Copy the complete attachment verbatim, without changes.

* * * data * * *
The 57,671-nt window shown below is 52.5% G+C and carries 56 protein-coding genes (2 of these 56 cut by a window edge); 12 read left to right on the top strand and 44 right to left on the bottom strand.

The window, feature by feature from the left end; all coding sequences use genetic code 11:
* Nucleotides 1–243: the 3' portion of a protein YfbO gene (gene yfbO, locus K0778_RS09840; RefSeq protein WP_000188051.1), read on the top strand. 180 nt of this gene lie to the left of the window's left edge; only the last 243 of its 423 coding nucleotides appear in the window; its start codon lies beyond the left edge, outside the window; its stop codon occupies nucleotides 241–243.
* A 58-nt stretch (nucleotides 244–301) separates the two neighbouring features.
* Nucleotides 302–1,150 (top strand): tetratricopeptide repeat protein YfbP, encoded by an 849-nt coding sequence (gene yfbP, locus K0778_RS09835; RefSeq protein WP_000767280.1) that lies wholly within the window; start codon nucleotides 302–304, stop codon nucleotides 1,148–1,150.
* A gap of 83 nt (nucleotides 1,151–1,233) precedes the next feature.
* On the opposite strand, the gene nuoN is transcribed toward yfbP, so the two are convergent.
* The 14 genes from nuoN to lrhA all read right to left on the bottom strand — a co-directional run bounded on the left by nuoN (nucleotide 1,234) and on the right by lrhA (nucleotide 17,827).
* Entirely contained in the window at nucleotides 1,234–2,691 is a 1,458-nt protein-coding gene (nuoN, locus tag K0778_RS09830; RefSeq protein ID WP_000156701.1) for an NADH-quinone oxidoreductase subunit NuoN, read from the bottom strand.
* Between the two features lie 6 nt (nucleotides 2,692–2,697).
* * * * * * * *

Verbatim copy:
The 57,671-nt window shown below is 52.5% G+C and carries 56 protein-coding genes (2 of these 56 cut by a window edge); 12 read left to right on the top strand and 44 right to left on the bottom strand.

The window, feature by feature from the left end; all coding sequences use genetic code 11:
* Nucleotides 1–243: the 3' portion of a protein YfbO gene (gene yfbO, locus K0778_RS09840; RefSeq protein WP_000188051.1), read on the top strand. 180 nt of this gene lie to the left of the window's left edge; only the last 243 of its 423 coding nucleotides appear in the window; its start codon lies beyond the left edge, outside the window; its stop codon occupies nucleotides 241–243.
* A 58-nt stretch (nucleotides 244–301) separates the two neighbouring features.
* Nucleotides 302–1,150 (top strand): tetratricopeptide repeat protein YfbP, encoded by an 849-nt coding sequence (gene yfbP, locus K0778_RS09835; RefSeq protein WP_000767280.1) that lies wholly within the window; start codon nucleotides 302–304, stop codon nucleotides 1,148–1,150.
* A gap of 83 nt (nucleotides 1,151–1,233) precedes the next feature.
* On the opposite strand, the gene nuoN is transcribed toward yfbP, so the two are convergent.
* The 14 genes from nuoN to lrhA all read right to left on the bottom strand — a co-directional run bounded on the left by nuoN (nucleotide 1,234) and on the right by lrhA (nucleotide 17,827).
* Entirely contained in the window at nucleotides 1,234–2,691 is a 1,458-nt protein-coding gene (nuoN, locus tag K0778_RS09830; RefSeq protein ID WP_000156701.1) for an NADH-quinone oxidoreductase subunit NuoN, read from the bottom strand.
* Between the two features lie 6 nt (nucleotides 2,692–2,697).